A generous way to show your support of the Oregon Historical Society is to become a member of the Oregon Legacy Society. We are fortunate to have many individuals who have shown their commitment by making a planned gift to the Oregon Historical Society, allowing us to further our mission of collecting, preserving, and presenting Oregon history. If you would like to receive more information about becoming an Oregon Legacy Society Member, please contact Sue Metzler at 503.306.5229.
Learn about changes made in 2011 to the Estate Tax that might impact your planned giving decisions. Click here (PDF)
There are many ways that you can participate in planned giving:
A significant way to show your support is to name the Oregon Historical Society in your will or trust. When you name OHS in your will, you can either choose to bequeath a monetary sum, securities, or a percentage of your estate. By making a charitable bequest to OHS, you can take an estate tax deduction of 100%. If you would like to add OHS to your current will or trust, you may add a provision through a codicil or trust amendment that states any changes. You can refer to our Sample Language for Bequests for assistance.
Gifts of Retirement Funds
Many retirement plans include the option to bequeath your retirement plan assets, another great opportunity to support the future of the Oregon Historical Society. If retirement assets remain in your estate, your heirs will pay income tax on these assets (in addition to estate taxes). By making a bequest of your retirement assets, you will reduce the value of your estate that is taxed. Assets that are gifted to nonprofits are also free of estate and income tax, which means that more of your gift goes straight to OHS.
Charitable Remainder Trusts
Charitable remainder trusts are individual trusts that are generally funded with cash or appreciated property or stock. Remainder annuity trusts distribute a fixed dollar amount of income to one or more beneficiaries either for their lifetime or for a fixed term. Remainder unitrusts distribute a variable amount either for a set term of years or for the lifetimes of the beneficiaries. Income can be distributed as a fixed percentage of trust’s annual value or the net income of the trust. OHS then receives the remainder of the trust assets after the term of the trust ends. Advantages include:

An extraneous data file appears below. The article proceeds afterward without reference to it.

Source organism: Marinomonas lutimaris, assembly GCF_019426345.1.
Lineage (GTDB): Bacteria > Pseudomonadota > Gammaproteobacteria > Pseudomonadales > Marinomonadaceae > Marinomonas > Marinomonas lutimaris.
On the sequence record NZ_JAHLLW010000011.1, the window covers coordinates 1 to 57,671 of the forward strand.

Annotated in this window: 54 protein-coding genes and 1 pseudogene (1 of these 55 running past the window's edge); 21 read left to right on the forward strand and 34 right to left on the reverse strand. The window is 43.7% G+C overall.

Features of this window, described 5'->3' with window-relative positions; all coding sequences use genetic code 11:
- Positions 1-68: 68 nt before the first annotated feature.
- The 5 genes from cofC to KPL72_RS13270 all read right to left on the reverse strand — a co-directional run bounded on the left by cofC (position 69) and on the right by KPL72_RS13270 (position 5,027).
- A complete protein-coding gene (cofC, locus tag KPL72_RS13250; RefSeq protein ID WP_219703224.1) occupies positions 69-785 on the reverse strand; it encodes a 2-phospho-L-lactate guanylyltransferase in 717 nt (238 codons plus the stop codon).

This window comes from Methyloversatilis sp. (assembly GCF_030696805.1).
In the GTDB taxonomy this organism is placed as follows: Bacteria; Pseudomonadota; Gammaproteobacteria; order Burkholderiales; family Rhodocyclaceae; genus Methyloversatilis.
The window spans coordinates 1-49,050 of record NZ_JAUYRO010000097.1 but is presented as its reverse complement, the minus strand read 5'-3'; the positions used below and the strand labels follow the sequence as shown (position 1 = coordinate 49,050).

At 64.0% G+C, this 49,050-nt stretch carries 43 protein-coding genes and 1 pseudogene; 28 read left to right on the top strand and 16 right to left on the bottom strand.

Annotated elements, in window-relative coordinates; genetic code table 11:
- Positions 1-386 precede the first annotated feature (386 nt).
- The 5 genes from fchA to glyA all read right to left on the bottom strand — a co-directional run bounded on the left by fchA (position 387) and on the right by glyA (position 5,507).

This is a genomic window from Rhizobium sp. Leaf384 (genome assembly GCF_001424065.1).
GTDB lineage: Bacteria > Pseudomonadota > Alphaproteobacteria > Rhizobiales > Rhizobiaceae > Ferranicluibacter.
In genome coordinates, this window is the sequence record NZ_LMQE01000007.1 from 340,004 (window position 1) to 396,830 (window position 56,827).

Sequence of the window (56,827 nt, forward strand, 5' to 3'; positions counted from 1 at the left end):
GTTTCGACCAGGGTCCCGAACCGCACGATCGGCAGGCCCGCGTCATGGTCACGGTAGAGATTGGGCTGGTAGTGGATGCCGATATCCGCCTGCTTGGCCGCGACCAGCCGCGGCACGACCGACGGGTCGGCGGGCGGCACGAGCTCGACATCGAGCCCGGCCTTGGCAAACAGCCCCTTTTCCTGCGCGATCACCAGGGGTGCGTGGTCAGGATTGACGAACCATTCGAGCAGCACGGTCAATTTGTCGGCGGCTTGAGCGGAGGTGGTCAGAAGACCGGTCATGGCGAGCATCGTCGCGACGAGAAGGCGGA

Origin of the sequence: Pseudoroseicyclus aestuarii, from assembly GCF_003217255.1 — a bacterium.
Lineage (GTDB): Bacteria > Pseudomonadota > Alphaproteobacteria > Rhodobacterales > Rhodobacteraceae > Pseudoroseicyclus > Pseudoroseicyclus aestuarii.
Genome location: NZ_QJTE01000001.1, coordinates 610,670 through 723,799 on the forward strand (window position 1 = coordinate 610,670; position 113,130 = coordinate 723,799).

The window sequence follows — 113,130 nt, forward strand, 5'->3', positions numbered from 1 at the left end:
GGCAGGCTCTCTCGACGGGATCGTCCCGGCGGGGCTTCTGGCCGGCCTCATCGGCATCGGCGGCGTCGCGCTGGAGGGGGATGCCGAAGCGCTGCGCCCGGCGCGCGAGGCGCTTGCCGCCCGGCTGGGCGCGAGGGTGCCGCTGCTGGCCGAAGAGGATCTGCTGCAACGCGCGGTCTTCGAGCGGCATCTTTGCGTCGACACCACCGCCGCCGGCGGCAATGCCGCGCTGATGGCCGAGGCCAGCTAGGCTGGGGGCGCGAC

Charitable Lead Trusts
A lead trust pays income to the Oregon Historical Society for a number of years or a lifetime and then transfers the remaining assets in the trust back to you or to another individual of your choice. Charitable lead trusts are not tax-exempt trusts, meaning they are subject to the same income and estate tax laws as other non-exempt trusts.
Another opportunity to support OHS is to gift your fully paid life insurance policy, or make OHS the beneficiary of an existing policy. You can also take out a new policy with the Oregon Historical Society as the owner and beneficiary.
Retained Life Estates
By gifting your home, vacation home, or other property, you will receive an immediate charitable deduction on your income tax. You will still retain the right to reside in the property as long as you live, and the property will become a gift to the Oregon Historical Society when you no longer need the property.
An individual makes a contract with a charitable organization through a gift annuity. Through this type of gift, the individual transfers an irrevocable gift of cash or marketable securities to the organization, while the organization is responsible for paying a fixed sum to one of two annuitants each year for the life of the gift.
Thank you for your support of the Oregon Historical Society and for considering an extraordinary gift to history.
As with all substantial financial planning, please consult with your financial advisor to determine the best method for achieving your philanthropic goals while planning for your financial future. Also, we recommend that you contact the Development Office at the Oregon Historical Society to inform them of your plans and the intent of your gift. The information on this website is not intended as legal advice. For legal advice, please consult your attorney.